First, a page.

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Our indexes include entries for the spelling driver. In the period you have requested, we have the following 717 records (displaying 481 to 490): 

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Bankruptcy meeting adjournments (1857)
Adjournments of bankruptcy meetings in England and Wales
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Bankruptcy meeting adjournments
 (1857)
Dissolutions of Partnerships (1857)
Trade partnerships dissolved, or the removal of one partner from a partnership of several traders, in England and Wales
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Dissolutions of Partnerships
 (1857)
Insolvents (1857)
Insolvency notices for England and Wales: insolvency often caused people to restart their lives elsewhere, so these are an important source for lost links
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Insolvents
 (1857)
Masters and Mates of Merchantmen: Certificates of Competency (1857)
The Mercantile Navy List and Annual Appendage to the Commercial Code of Signals for All Nations, edited by J. H. Brown, was published By Authority in 1857. It includes this full list of 'Masters and Mates who have passed their examination and obtained Certificates of Competency', from number 1 to number 15816, except for those whose certificates had been cancelled. The first column gives the number of certificate; the second column full name, surname first (an asterisk before the name denotes those who are found qualified to act in fore and aft-rigged vessels only; two vertical lines denotes in North Wales fishery only; a double dagger, passed the examination in steam; and a dagger refers to honorary testimonials, details of which are printed at the end of the section. A B C D are the distinguishing letters for the four classes of Meteorological Observers); third column, class examined (1 ex, 1, 2 and 3 denote First Extra, First, Second and Third Class Master's Certificate, granted under the Voluntary Examination, by Order in Council dated August 1845; Ex C, Master Extra; O C, Master Ordinary; 1 M, First Mate; O M, Only Mate; 2 M, Second Mate; L. R. N., Lieutenant Royal Navy; M. R. N., Master Royal Navy; E. I. C., East India Company; M. I. N., Master Indian Navy.); fourth column, year of certificate (where there are two dots, this is to represent a 'ditto' to the year next above); fifth column, Examining Board (Aberdeen, Belfast, Bristol, Cork, Dublin, Dundee, Glasgow, Greenock, Hull, Leith, Liverpool, London, Newcastle, Plymouth, Shields or Sunderland).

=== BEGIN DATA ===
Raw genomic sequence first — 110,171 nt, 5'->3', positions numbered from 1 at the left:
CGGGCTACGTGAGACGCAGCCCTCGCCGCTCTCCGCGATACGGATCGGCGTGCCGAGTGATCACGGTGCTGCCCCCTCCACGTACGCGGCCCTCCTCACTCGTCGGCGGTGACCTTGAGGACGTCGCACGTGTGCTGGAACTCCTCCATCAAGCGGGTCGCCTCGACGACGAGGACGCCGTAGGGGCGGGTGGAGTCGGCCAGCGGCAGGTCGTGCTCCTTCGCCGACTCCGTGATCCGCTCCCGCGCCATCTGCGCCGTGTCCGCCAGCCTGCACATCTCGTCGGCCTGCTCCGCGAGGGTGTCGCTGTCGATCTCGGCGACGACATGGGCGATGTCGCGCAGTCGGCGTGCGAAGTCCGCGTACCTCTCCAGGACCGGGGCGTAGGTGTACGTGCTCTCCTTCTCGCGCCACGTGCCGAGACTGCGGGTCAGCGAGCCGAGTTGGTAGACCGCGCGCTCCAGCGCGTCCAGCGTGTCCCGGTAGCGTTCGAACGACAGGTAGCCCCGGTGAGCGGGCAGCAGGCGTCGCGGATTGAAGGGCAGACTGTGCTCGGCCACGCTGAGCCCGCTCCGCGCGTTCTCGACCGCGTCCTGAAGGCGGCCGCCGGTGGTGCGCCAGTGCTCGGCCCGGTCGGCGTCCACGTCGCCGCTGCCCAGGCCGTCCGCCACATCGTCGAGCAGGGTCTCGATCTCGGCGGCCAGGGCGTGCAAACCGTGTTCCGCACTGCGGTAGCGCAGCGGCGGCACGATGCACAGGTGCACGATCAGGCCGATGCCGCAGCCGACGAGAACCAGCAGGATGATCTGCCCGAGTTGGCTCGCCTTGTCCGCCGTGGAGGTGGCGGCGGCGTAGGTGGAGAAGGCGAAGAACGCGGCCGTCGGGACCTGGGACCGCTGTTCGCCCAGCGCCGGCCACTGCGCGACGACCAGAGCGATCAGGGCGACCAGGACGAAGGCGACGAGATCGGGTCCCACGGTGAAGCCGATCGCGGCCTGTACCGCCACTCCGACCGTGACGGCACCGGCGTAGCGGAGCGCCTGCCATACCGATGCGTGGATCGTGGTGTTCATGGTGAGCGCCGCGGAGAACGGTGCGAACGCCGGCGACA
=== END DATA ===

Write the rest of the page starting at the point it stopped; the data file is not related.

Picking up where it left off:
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Masters and Mates of Merchantmen: Certificates of Competency
 (1857)
Bankrupts' Estates (1858)
Bankrupts' estates for England and Wales vested in assignees: bankruptcy often caused people to restart their lives elsewhere, so these are an important source for lost links
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Bankrupts' Estates
 (1858)
Insolvents (1858)
Insolvency notices for England and Wales: insolvency often caused people to restart their lives elsewhere, so these are an important source for lost links
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Insolvents
 (1858)
Trustees and solicitors in England and Wales (1858)
Perry's Bankrupt and Insolvent Gazette, issued monthly, included lists of assignments of bankrupts' estates. Each entry gives the name of the bankrupt (surname first, in capitals), the date (in brackets), address and trade; followed by the names and addresses of the trustees to whom the estate was delivered, and the name and address of the solicitor. This is the index to the names of the trustees and solicitors, from the issues from January to December 1858.
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Trustees and solicitors in England and Wales
 (1858)
National ArchivesSailors and marines on board Her Majesty's ship Actaeon (1856-1860)